From May 1 Halifax will increase its standard variable rate – often referred to as the SVR - from 3.50% to 3.99%, adding £16.50 a month to the average mortgage payment.
So why can a lender increase the SVR even when there’s been no change in base rate? And what does it mean for other borrowers?
Let’s take a look...
The SVR is a rate set by the lender. Therefore it is not directly linked to the Bank of England base rate.
The SVR is the rate of interest you usually pay once the fixed or introductory discount or tracker rate on your mortgage comes to an end.
Historically, most people tended to switch to another mortgage at this point because the SVR tended to be higher than the rates available on new mortgage deals.
However, over the last few years many SVRs have been lower than new mortgage rates. As a result an increasing number of people have opted to stick with the SVR rather than remortgage onto a new deal.
SVRs usually change following an increase or decrease in base rate but not always – it’s up to the mortgage provider. And even when base rate does change, the track record of lenders moving the SVR by the same amount isn’t great.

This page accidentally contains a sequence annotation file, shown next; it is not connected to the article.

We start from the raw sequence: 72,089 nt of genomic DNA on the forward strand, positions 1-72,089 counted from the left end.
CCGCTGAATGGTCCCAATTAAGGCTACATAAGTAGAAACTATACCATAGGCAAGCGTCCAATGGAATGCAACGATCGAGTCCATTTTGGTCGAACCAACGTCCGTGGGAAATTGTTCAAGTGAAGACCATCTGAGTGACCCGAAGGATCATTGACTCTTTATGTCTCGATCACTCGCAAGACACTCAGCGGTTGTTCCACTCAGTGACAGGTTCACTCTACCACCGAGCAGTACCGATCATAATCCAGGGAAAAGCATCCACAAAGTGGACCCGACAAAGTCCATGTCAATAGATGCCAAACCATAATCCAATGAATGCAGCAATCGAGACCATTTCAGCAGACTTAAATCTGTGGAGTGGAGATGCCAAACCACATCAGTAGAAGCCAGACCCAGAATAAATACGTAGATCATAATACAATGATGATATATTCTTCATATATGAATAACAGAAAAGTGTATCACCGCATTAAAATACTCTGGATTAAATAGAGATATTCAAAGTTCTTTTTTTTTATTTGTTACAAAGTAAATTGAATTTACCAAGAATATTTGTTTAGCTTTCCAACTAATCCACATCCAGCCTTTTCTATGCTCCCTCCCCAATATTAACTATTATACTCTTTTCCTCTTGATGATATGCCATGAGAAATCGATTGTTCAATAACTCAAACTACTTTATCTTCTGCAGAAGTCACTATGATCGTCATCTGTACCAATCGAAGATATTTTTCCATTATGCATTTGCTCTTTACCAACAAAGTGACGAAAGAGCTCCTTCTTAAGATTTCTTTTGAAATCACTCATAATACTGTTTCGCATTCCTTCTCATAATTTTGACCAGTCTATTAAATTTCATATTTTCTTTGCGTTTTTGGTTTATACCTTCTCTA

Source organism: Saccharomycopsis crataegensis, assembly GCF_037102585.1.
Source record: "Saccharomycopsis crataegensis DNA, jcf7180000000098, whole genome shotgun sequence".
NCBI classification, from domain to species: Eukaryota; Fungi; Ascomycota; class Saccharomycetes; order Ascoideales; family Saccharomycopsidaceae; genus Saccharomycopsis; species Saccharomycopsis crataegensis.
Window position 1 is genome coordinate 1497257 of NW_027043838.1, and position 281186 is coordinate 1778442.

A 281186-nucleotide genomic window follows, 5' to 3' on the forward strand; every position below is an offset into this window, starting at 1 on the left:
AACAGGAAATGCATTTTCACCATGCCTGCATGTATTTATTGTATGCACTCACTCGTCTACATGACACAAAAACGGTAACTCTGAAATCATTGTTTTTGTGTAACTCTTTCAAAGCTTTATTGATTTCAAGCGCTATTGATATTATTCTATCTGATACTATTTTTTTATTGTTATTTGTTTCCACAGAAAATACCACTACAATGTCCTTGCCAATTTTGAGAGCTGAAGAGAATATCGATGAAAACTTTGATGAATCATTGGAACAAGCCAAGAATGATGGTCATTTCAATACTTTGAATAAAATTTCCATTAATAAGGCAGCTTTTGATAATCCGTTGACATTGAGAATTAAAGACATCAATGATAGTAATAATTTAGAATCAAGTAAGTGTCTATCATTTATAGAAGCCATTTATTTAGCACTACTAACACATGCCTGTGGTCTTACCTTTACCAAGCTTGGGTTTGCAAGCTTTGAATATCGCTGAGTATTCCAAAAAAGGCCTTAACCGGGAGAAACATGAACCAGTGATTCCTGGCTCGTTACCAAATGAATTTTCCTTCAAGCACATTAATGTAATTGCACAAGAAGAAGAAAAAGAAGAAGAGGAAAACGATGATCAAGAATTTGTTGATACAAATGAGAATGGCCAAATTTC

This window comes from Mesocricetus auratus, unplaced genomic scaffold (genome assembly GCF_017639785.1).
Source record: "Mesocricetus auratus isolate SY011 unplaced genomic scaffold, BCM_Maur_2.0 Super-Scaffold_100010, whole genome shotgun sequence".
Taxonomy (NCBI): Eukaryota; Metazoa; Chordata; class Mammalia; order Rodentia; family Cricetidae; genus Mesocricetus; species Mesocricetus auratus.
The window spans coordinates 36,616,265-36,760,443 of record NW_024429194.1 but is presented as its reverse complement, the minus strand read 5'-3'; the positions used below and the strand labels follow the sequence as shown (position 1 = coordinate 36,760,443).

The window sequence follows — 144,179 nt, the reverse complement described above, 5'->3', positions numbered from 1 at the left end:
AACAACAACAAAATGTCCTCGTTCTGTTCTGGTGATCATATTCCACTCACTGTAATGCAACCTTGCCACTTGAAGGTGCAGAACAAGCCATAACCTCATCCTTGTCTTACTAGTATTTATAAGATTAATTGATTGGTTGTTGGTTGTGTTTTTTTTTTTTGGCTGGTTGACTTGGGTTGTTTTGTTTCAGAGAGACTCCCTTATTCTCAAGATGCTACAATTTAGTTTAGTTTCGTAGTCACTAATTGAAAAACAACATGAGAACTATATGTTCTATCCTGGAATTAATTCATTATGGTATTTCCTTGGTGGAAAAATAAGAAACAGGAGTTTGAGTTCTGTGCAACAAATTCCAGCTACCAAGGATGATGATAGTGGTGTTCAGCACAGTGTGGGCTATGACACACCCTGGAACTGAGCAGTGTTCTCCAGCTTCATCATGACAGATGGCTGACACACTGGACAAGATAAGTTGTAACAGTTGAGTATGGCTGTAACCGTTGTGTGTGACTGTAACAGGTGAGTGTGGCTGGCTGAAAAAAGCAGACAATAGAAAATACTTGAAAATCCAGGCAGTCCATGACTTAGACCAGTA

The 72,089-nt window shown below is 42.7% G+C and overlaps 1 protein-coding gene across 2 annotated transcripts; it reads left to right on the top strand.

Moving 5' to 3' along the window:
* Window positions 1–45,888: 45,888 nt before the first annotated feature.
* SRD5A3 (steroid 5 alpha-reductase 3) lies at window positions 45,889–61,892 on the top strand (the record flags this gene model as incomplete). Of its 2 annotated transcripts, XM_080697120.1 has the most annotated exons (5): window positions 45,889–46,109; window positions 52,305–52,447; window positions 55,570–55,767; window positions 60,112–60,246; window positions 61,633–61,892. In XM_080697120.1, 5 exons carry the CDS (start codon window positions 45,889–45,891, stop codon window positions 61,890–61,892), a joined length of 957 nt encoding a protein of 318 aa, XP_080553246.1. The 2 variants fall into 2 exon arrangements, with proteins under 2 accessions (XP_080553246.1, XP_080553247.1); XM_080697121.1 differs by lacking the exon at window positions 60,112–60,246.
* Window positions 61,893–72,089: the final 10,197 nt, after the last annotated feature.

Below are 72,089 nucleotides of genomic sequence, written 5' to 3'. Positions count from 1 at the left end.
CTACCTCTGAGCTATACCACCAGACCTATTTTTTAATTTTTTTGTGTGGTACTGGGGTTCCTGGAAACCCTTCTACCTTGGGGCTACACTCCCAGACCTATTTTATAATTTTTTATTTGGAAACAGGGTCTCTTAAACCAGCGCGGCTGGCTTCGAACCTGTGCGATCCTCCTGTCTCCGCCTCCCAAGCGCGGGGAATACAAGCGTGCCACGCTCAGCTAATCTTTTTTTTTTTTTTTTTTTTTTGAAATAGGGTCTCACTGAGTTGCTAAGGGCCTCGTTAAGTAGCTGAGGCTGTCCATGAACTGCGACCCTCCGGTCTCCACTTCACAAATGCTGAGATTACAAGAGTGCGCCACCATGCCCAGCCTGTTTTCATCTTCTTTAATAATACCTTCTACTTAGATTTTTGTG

When base rate fell from 5% to 0.5% between October 2008 and March 2009, Lloyds TSB was the only one of the top 20 lenders to reduce its SVR by the full 4.5 points.
Anyone currently on their lender’s SVR should consider remortgaging now.
If you want to switch onto another variable rate deal go for a tracker rather than a discount. Trackers are directly linked to base rate so the rate you pay will mirror any base rate changes. Discounts on the other hand are linked the SVR.
If the prospect of higher mortgage payments worries you, a fixed rate will protect you from base rate increases for a set period of time.